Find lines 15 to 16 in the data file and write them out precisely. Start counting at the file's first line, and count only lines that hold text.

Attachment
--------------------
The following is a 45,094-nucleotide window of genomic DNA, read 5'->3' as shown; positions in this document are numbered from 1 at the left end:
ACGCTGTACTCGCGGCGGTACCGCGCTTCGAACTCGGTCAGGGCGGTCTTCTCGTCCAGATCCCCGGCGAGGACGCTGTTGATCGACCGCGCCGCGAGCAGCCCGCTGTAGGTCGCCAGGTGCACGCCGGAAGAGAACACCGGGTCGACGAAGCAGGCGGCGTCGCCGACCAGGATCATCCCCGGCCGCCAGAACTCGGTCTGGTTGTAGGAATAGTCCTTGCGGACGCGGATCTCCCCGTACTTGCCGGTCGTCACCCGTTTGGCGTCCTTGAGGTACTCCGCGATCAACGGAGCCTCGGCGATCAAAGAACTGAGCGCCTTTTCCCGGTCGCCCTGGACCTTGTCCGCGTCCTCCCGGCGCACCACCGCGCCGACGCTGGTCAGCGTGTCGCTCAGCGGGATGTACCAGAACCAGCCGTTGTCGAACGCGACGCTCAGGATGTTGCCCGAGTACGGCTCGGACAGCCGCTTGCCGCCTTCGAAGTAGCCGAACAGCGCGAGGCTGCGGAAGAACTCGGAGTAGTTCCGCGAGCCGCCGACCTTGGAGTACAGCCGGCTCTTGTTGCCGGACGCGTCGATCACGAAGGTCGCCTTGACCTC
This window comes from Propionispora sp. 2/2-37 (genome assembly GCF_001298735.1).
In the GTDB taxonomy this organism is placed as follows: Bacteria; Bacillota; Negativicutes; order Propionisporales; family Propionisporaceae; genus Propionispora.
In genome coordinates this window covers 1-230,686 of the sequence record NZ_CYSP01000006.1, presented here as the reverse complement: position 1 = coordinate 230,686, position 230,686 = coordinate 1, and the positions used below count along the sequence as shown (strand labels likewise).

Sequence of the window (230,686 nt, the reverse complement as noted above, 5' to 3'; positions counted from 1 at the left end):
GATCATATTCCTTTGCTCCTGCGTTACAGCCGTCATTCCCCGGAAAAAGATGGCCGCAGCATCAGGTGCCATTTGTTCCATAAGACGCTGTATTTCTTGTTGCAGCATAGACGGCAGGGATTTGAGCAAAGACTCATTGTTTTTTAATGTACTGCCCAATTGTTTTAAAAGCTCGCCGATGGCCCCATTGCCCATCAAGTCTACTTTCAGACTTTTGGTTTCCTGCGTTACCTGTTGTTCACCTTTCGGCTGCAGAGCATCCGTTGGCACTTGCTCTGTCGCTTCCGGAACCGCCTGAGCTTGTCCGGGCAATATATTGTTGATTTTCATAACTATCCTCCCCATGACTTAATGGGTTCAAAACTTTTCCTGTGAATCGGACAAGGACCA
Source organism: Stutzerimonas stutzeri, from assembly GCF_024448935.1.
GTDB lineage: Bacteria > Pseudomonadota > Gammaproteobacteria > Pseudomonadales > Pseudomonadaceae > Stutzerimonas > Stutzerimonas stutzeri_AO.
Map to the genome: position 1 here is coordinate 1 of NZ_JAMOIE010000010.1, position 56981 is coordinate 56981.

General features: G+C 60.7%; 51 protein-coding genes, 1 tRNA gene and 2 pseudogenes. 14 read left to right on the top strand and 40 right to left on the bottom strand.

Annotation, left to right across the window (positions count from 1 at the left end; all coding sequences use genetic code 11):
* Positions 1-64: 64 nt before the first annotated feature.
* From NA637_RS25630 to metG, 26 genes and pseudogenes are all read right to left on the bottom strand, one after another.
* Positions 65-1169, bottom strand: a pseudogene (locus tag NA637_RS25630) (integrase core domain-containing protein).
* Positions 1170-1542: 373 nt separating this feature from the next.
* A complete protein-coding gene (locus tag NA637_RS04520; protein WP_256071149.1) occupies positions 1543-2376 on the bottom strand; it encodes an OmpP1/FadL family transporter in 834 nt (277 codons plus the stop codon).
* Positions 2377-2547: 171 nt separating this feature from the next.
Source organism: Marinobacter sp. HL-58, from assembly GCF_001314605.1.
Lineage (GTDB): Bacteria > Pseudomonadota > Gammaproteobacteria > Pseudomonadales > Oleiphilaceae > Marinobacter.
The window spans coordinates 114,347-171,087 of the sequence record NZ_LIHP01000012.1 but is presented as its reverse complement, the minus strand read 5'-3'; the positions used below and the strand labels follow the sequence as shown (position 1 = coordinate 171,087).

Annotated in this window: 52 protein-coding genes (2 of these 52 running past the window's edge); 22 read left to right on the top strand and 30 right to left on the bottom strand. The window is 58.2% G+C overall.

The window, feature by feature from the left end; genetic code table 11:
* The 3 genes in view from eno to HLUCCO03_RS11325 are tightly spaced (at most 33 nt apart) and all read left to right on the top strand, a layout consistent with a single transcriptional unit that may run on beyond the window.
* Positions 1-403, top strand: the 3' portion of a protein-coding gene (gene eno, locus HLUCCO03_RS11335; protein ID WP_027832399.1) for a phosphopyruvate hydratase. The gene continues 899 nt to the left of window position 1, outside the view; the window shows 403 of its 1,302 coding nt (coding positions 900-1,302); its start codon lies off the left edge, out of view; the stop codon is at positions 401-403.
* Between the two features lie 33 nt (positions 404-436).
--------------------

* Positions 65-1169, bottom strand: a pseudogene (locus tag NA637_RS25630) (integrase core domain-containing protein).
* Positions 1170-1542: 373 nt separating this feature from the next.